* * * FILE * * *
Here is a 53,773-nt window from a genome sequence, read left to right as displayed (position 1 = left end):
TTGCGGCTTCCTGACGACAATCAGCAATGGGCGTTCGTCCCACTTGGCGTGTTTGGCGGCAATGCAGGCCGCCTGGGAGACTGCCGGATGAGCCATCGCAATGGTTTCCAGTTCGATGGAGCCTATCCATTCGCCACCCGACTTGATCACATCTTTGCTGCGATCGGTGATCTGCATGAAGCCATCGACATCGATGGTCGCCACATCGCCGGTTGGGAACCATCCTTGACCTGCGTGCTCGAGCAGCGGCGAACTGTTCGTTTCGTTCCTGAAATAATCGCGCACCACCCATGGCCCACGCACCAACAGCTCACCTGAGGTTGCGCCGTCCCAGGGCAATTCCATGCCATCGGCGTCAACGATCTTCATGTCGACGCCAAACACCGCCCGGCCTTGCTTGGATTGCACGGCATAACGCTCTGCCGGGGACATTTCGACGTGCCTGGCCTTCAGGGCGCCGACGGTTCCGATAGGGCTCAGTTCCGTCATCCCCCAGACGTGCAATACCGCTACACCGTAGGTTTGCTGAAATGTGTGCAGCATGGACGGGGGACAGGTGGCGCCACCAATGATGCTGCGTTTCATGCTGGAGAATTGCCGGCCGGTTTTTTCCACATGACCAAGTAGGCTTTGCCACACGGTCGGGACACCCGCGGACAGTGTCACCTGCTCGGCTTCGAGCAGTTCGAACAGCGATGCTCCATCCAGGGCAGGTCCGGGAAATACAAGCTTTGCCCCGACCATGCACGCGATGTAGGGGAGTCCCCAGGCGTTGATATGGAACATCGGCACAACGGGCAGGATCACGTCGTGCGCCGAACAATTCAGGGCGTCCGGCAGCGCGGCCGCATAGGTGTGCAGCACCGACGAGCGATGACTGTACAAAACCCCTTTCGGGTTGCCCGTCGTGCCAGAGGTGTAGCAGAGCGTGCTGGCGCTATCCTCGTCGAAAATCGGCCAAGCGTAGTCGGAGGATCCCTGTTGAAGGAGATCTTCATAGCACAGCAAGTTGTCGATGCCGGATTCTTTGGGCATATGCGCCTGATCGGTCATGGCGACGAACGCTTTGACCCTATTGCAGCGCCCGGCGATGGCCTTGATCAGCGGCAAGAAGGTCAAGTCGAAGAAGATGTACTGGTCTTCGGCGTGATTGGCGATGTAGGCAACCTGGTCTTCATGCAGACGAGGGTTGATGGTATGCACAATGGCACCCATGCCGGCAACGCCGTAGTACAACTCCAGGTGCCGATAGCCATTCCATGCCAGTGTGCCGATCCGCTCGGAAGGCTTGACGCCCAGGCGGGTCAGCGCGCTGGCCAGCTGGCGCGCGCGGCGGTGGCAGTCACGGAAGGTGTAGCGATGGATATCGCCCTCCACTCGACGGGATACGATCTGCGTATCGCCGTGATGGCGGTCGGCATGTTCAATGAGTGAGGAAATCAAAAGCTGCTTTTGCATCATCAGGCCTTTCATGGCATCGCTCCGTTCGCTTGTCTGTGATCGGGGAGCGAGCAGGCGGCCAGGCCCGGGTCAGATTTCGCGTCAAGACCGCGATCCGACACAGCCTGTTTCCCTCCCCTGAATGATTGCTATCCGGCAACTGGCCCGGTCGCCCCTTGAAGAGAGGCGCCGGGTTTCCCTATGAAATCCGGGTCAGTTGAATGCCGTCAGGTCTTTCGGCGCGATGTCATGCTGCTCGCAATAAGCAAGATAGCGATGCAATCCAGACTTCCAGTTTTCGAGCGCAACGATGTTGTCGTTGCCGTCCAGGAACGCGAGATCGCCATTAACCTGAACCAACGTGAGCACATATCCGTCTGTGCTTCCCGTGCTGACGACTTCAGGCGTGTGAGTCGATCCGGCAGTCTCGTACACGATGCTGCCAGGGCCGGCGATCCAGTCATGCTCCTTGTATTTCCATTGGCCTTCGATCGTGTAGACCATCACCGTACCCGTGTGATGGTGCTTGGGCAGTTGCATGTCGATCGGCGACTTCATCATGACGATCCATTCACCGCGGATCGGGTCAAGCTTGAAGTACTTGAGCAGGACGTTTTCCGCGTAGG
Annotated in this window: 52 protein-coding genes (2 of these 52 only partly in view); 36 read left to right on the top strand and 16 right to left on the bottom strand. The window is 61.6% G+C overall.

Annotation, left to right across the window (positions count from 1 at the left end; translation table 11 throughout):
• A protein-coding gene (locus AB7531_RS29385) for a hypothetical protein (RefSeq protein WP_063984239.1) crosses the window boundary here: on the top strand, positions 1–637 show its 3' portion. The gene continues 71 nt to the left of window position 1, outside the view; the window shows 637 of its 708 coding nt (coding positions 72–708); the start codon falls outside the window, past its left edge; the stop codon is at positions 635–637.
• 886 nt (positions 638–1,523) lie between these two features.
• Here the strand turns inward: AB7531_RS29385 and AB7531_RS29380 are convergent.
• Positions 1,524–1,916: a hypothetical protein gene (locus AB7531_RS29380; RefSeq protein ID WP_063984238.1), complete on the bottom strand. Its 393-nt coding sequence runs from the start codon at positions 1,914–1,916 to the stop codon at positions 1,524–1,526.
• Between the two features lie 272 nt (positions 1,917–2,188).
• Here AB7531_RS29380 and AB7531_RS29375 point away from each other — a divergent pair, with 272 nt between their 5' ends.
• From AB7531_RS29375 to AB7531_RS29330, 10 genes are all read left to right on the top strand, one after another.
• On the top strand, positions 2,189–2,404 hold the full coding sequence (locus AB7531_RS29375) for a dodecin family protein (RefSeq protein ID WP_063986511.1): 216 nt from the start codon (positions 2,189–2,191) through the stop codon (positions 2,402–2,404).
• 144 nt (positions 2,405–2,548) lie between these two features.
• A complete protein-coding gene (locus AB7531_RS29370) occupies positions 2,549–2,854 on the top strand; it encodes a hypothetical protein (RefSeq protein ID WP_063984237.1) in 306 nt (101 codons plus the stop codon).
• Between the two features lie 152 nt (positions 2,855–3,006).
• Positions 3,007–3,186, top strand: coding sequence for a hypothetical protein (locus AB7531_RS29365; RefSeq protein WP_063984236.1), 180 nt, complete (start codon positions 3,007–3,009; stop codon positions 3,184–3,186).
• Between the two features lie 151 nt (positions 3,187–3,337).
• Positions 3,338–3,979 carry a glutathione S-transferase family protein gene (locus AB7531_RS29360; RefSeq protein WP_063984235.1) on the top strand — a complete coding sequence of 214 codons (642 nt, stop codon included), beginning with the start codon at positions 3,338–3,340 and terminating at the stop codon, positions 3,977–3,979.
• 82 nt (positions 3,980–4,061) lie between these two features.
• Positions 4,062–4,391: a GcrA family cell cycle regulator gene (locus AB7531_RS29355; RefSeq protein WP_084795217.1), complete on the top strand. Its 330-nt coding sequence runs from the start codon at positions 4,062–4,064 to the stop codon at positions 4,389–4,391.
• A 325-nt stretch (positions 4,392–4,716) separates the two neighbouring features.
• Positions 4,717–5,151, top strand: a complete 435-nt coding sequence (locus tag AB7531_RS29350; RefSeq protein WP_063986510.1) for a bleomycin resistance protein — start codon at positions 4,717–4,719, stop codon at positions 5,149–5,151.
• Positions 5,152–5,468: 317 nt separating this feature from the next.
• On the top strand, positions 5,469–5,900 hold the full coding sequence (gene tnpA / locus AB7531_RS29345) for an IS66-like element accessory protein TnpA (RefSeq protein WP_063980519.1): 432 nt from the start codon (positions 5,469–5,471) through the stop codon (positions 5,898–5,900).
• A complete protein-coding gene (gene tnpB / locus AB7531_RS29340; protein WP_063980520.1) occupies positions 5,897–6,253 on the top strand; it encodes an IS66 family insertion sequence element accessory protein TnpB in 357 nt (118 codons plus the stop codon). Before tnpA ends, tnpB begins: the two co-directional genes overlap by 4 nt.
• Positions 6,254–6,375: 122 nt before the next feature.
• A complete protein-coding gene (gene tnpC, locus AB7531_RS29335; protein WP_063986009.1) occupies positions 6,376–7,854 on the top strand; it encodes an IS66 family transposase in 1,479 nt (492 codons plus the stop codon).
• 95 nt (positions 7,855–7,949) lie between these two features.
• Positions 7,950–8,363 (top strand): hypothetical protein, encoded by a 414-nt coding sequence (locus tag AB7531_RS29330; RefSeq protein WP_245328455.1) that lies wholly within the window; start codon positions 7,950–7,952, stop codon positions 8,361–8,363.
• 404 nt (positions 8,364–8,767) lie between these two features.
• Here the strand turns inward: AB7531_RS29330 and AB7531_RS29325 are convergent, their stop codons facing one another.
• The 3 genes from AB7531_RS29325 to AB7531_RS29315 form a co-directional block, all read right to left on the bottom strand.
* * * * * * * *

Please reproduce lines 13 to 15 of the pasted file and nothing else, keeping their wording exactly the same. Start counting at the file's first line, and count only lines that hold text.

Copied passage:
• 144 nt (positions 2,405–2,548) lie between these two features.
• A complete protein-coding gene (locus AB7531_RS29370) occupies positions 2,549–2,854 on the top strand; it encodes a hypothetical protein (RefSeq protein ID WP_063984237.1) in 306 nt (101 codons plus the stop codon).
• Between the two features lie 152 nt (positions 2,855–3,006).